The New York primary kicks off in less than 48 hours, but looming on the horizon beyond that is California. Unlikely as it may sound for any conservative, the folks in the #NeverTrump camp may still wind up making their last stand on the Left Coast and they’ll need to stop The Donald from taking a significantly larger portion of the Golden State’s delegates to do it. How’s that working out so far? At the beginning of the month at least one poll had the race looking a bit tighter than it had been, with Ted Cruz closing to within single digits. There were some others with a more lopsided look to them so I wondered at the time if that one might be an outlier. CBS has some fresh numbers out today which tend to support that theory and show the Manhattan businessman with an even wider lead, closing in on a majority.

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If there’s going to be a contested convention, it looks like it will be decided in California.

Whether that convention is wide open or not likely comes down to California, the last, largest remaining state to vote, on June 7. There, Trump leads Cruz and Kasich as the CBS News Battleground Tracker begins looking at the contest, 49 percent to 31 percent for Cruz and 16 percent for Kasich. At the race’s current pace, Trump would need a sizable win there — as well as strong performances in between — to clinch the nomination outright.

There are several steps in the process before that, of course. As I mentioned at the top, Trump needs to nearly sweep New York to keep a clear path to 1,237 in play. He’ll need to not only win the overall statewide vote, but take first place in most (if not all) of the congressional districts. Today’s numbers indicate that if he doesn’t get a clean sweep on Tuesday it might not be far from it because Trump is still lapping the field. And with the way the Empire State breaks down their delegate allocation, Ted Cruz is in danger of seeing a third place finish in a two man race.

Donald Trump heads into his home-state primary of New York with a large edge over Ted Cruz and John Kasich, 54 percent to 21 percent and 19 percent respectively. The lead, if it holds Tuesday night, would net him the bulk of the state’s delegates and put him back on a path — albeit a narrow one — to the 1,237 needed for nomination.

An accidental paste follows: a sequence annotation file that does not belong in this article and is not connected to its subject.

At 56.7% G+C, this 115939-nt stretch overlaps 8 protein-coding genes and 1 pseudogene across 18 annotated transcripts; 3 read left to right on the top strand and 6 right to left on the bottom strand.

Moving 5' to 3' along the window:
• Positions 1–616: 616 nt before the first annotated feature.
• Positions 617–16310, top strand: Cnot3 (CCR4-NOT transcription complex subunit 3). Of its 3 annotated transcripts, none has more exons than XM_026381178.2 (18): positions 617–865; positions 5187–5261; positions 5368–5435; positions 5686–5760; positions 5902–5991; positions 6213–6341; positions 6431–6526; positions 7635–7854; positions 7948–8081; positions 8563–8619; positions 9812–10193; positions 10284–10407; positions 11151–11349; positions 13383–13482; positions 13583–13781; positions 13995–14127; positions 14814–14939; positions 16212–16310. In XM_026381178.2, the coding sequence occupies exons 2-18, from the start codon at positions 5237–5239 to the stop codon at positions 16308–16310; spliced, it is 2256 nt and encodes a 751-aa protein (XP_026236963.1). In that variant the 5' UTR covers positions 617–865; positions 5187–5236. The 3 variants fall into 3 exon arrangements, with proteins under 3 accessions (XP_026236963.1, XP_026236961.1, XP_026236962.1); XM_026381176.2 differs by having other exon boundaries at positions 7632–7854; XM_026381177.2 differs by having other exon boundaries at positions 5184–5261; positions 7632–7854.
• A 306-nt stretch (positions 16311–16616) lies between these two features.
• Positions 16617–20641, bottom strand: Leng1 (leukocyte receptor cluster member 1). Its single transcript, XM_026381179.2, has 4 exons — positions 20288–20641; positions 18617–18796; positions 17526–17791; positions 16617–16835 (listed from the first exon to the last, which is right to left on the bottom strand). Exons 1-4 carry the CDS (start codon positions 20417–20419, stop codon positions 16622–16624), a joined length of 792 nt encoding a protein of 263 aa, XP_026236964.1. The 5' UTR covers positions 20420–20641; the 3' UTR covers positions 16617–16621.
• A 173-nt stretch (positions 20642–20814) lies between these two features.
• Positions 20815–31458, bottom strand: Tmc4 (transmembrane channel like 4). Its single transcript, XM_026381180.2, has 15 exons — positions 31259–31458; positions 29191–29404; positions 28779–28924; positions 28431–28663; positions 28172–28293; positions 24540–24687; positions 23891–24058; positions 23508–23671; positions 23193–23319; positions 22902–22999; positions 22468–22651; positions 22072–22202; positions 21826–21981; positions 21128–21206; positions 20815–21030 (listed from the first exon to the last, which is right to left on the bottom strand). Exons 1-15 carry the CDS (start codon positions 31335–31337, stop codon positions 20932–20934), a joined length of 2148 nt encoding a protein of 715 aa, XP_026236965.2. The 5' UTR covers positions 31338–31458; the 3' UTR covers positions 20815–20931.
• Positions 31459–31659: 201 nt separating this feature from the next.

There’s one other big chunk of delegates coming up for grabs next door in the Keystone State, but while the numbers look remarkably similar, it may not do Trump any good.

Trump also has a sizable lead in Pennsylvania, which votes next week, with 46 percent as Cruz and Kasich vie for second at 26 percent and 23 percent respectively, although many of Pennsylvania’s delegates won’t be bound by the results of the contest.

Trump is holding a daunting 20 point lead there, but Pennsylvania is another state where the majority of their delegates will be free to ignore the decision of the voters and the Cruz people have been hard at work there trying to get the party insiders on his team. Personally, I’ll be watching the outcome in Pennsylvania far more closely than Indiana, which is seen as more favorable to Cruz and critical to his chances of stopping Trump. We’ve heard public comments from a number of potential Pennsylvania delegates indicating that they will still go with the decision of the voters in their districts. Up until now most analysts seem to have been assuming that Trump will largely be shut out of Pennsylvania delegates since the voters don’t get to make a binding decision, but if that turns around in Trump’s favor, his path to 1,237 would start looking a lot more realistic, particularly if that near 50% number in California holds.

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